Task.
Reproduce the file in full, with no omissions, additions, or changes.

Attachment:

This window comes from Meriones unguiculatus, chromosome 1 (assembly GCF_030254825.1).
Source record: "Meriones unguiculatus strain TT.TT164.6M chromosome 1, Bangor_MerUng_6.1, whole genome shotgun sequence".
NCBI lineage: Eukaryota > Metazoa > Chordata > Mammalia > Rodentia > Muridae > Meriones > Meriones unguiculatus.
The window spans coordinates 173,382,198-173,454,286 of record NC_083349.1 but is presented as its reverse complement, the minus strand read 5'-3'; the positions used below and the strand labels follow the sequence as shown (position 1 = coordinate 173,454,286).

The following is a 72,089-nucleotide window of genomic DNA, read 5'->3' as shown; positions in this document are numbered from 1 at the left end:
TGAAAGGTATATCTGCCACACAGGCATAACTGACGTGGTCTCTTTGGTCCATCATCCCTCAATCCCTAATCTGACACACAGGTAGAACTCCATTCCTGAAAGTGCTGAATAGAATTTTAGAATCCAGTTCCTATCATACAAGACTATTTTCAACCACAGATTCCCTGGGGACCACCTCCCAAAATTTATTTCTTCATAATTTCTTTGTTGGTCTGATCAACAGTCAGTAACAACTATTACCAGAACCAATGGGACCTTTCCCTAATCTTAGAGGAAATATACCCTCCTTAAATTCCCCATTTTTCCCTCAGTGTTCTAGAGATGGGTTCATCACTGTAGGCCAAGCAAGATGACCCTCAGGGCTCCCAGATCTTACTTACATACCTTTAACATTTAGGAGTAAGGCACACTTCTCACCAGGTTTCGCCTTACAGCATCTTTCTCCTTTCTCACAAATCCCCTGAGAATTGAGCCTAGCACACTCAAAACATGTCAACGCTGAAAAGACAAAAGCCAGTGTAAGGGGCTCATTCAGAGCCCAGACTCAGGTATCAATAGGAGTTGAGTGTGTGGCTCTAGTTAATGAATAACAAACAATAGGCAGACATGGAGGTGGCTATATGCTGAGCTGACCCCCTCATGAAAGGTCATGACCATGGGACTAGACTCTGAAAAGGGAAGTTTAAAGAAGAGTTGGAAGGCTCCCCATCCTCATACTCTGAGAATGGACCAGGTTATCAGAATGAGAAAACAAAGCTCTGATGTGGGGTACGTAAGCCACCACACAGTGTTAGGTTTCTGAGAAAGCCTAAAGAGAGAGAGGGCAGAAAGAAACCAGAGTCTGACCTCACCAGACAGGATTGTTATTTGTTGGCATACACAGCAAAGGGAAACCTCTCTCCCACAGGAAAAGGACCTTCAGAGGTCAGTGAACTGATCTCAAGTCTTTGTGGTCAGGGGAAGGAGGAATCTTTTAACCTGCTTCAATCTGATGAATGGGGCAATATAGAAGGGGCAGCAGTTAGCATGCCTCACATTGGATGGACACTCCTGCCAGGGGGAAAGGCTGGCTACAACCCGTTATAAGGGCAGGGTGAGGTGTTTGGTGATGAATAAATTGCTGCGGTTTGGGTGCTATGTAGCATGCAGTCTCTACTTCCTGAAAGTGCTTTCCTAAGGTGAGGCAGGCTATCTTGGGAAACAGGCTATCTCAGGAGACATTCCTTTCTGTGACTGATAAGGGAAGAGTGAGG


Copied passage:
This window comes from Meriones unguiculatus, chromosome 1 (assembly GCF_030254825.1).
Source record: "Meriones unguiculatus strain TT.TT164.6M chromosome 1, Bangor_MerUng_6.1, whole genome shotgun sequence".
NCBI lineage: Eukaryota > Metazoa > Chordata > Mammalia > Rodentia > Muridae > Meriones > Meriones unguiculatus.
The window spans coordinates 173,382,198-173,454,286 of record NC_083349.1 but is presented as its reverse complement, the minus strand read 5'-3'; the positions used below and the strand labels follow the sequence as shown (position 1 = coordinate 173,454,286).

The following is a 72,089-nucleotide window of genomic DNA, read 5'->3' as shown; positions in this document are numbered from 1 at the left end:
TGAAAGGTATATCTGCCACACAGGCATAACTGACGTGGTCTCTTTGGTCCATCATCCCTCAATCCCTAATCTGACACACAGGTAGAACTCCATTCCTGAAAGTGCTGAATAGAATTTTAGAATCCAGTTCCTATCATACAAGACTATTTTCAACCACAGATTCCCTGGGGACCACCTCCCAAAATTTATTTCTTCATAATTTCTTTGTTGGTCTGATCAACAGTCAGTAACAACTATTACCAGAACCAATGGGACCTTTCCCTAATCTTAGAGGAAATATACCCTCCTTAAATTCCCCATTTTTCCCTCAGTGTTCTAGAGATGGGTTCATCACTGTAGGCCAAGCAAGATGACCCTCAGGGCTCCCAGATCTTACTTACATACCTTTAACATTTAGGAGTAAGGCACACTTCTCACCAGGTTTCGCCTTACAGCATCTTTCTCCTTTCTCACAAATCCCCTGAGAATTGAGCCTAGCACACTCAAAACATGTCAACGCTGAAAAGACAAAAGCCAGTGTAAGGGGCTCATTCAGAGCCCAGACTCAGGTATCAATAGGAGTTGAGTGTGTGGCTCTAGTTAATGAATAACAAACAATAGGCAGACATGGAGGTGGCTATATGCTGAGCTGACCCCCTCATGAAAGGTCATGACCATGGGACTAGACTCTGAAAAGGGAAGTTTAAAGAAGAGTTGGAAGGCTCCCCATCCTCATACTCTGAGAATGGACCAGGTTATCAGAATGAGAAAACAAAGCTCTGATGTGGGGTACGTAAGCCACCACACAGTGTTAGGTTTCTGAGAAAGCCTAAAGAGAGAGAGGGCAGAAAGAAACCAGAGTCTGACCTCACCAGACAGGATTGTTATTTGTTGGCATACACAGCAAAGGGAAACCTCTCTCCCACAGGAAAAGGACCTTCAGAGGTCAGTGAACTGATCTCAAGTCTTTGTGGTCAGGGGAAGGAGGAATCTTTTAACCTGCTTCAATCTGATGAATGGGGCAATATAGAAGGGGCAGCAGTTAGCATGCCTCACATTGGATGGACACTCCTGCCAGGGGGAAAGGCTGGCTACAACCCGTTATAAGGGCAGGGTGAGGTGTTTGGTGATGAATAAATTGCTGCGGTTTGGGTGCTATGTAGCATGCAGTCTCTACTTCCTGAAAGTGCTTTCCTAAGGTGAGGCAGGCTATCTTGGGAAACAGGCTATCTCAGGAGACATTCCTTTCTGTGACTGATAAGGGAAGAGTGAGG